Apple has released the new Mac mini which features improved graphics and faster performances, amongst many other new features such as the long-awaited unibody enclosure. Not to mention the HDMI port on the back, which makes the Mac mini “come to the big screen”. As I saw this new iteration of Apple’s little big desktop computer, I couldn’t help but thinking about the direction Apple is going with gaming on Mac OS X.
The new Mac mini seems perfect for gaming. It’s got the specs, it’s got a great design, it can connect to your external HD display and enable you to enjoy a great Mac OS X experience. If you look at the new machine from a gamer’s perspective, it seems like Apple wants to prove that they’re able make great computers that can run great games. Apple’s features page indeed says that the NVIDIA GeForce 320M on the Mac minis can run games such as Doom 3, Call of Duty 4 and Quake 4 up to 2 times faster than the previous generation. But take a look at the picture on the left: that’s a Mac mini hooked up to an Apple display running a Steam game. Now that’s interesting.
Since Steam’s arrival on Mac OS X, 8.46 percent of Steam users are running Valve’s gaming platform on Macs. These are good numbers, considering that it’s been less than two months. I wouldn’t be surprised to see a 20 percent by the end of this summer. Clearly, Valve must be happy about all these new users, which mean tons of new extra money for every game they purchase through Steam. But - there’s a huge “but”. Guess what, unlike Applws wants you to think now, performances haven’t been that great on Mac OS X. To cut short, Steam runs better on Windows PCs and many Steam games for Mac OS X have problems such as lagginess, crashes and such. Same hardware, different operating systems: Steam runs better on Windows. That’s it.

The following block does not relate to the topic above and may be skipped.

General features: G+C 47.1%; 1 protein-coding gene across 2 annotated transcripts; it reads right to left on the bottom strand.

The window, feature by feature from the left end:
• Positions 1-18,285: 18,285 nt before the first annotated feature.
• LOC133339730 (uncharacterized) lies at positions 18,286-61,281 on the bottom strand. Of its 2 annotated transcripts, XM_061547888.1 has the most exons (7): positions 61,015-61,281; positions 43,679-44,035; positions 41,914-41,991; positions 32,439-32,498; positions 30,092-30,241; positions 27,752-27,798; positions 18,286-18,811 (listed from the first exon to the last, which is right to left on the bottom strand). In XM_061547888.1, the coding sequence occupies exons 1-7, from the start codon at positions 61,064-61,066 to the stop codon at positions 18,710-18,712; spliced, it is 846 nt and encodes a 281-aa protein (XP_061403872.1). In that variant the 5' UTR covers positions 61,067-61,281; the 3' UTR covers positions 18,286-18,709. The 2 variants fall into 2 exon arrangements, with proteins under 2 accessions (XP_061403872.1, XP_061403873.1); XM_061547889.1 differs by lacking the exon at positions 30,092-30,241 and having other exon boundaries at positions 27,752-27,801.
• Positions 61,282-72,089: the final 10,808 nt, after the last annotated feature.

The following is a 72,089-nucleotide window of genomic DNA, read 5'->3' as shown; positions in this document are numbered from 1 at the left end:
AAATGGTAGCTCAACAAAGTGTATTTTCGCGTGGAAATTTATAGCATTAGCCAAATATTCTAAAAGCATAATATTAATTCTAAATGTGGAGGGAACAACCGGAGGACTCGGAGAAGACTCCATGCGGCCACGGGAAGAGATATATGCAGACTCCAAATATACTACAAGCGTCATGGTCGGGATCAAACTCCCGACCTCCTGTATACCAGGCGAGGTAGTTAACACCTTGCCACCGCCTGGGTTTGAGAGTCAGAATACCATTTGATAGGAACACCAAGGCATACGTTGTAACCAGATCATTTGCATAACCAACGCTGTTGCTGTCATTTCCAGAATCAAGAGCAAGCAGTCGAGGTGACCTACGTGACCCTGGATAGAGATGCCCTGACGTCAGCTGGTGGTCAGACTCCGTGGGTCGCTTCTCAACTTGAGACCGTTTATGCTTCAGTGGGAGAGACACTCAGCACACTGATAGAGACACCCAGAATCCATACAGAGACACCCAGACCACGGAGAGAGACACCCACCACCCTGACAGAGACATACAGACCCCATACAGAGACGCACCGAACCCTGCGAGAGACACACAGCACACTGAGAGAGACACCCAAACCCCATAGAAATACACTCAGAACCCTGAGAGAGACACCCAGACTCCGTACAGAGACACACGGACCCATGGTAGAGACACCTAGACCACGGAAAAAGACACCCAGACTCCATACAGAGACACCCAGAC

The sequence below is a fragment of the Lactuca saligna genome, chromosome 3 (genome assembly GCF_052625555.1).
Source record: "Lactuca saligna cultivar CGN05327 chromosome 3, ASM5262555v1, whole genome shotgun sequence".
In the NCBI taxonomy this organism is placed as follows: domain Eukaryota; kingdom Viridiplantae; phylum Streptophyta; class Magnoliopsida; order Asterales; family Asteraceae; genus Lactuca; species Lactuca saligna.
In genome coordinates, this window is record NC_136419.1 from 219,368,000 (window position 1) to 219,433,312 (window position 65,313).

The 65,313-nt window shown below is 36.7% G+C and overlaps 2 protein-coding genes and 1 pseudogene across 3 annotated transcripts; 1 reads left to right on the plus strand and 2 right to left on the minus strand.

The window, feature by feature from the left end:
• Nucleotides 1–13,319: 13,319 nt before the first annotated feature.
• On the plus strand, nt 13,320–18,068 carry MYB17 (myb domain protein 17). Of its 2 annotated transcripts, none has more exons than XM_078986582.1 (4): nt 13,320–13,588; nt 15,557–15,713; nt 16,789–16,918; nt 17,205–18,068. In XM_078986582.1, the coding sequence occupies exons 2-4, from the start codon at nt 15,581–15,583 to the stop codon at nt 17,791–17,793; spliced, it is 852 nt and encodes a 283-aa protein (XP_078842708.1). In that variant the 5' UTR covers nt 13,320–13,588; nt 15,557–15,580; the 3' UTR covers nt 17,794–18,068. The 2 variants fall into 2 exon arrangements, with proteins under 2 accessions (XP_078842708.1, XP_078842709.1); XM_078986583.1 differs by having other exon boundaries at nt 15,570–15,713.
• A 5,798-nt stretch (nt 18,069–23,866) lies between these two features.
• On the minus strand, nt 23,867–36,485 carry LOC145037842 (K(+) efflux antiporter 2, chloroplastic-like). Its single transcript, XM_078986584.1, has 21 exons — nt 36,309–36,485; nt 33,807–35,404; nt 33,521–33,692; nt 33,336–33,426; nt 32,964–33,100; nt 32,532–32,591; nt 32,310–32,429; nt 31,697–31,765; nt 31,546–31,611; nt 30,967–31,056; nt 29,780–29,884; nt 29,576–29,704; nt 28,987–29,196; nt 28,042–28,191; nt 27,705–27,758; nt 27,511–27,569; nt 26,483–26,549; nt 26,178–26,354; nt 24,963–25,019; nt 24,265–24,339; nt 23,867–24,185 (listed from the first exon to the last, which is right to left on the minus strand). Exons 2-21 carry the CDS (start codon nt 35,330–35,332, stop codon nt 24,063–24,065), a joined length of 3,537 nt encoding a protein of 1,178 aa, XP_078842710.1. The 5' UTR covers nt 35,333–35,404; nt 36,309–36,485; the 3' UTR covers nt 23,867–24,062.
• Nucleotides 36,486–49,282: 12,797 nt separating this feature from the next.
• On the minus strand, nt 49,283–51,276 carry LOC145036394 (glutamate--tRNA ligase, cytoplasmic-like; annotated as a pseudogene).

As MacRumors reports today though, Apple is aware of the situation:
“The reason for the discrepancy has been described as due to relatively immaturity of drivers on the OS X side as well as other slowdowns. Some modest improvements may be seen with the upcoming release of Mac OS X 10.6.4, but more dramatic improvements remain in the pipeline.”
Modest improvements are coming with software updates, but it’s pretty clear that the “pipeline” is full of new Macbooks and Mac Pros. New computers (coming later this year; right after the summer?) with even faster processors, graphic cards and updated drivers to run games as perfectly as Windows machines can. SSD by default could also help a lot in terms of performances, and we have proof. On the other hand, Valve itself is promising improvements coming soon:
“Performance is going to improve as drivers are updated. I would expect modest improvements in short term and larger ones in longer term. No, I can’t put dates on them. We are making a lot of progress is identifying specific issues that need work inside the game and inside OpenGL and drivers. Apple, ATI and NVIDIA are all involved.”
With Steam on OS X, Game Center on iOS 4, the iPod Touch leading the way of Apple mobile gaming and this new Mac minis today, I have the feeling Apple is planning something big for gamers. They’ve been out of the market for too much time and now they want to catch up in their very own way, just like they did with the iPhone. Think of Steam as the AT&T of gaming: Steve Jobs needs it. And I wouldn’t be surprised to see some exclusive Steam / Apple deal coming in the near future. What do you think?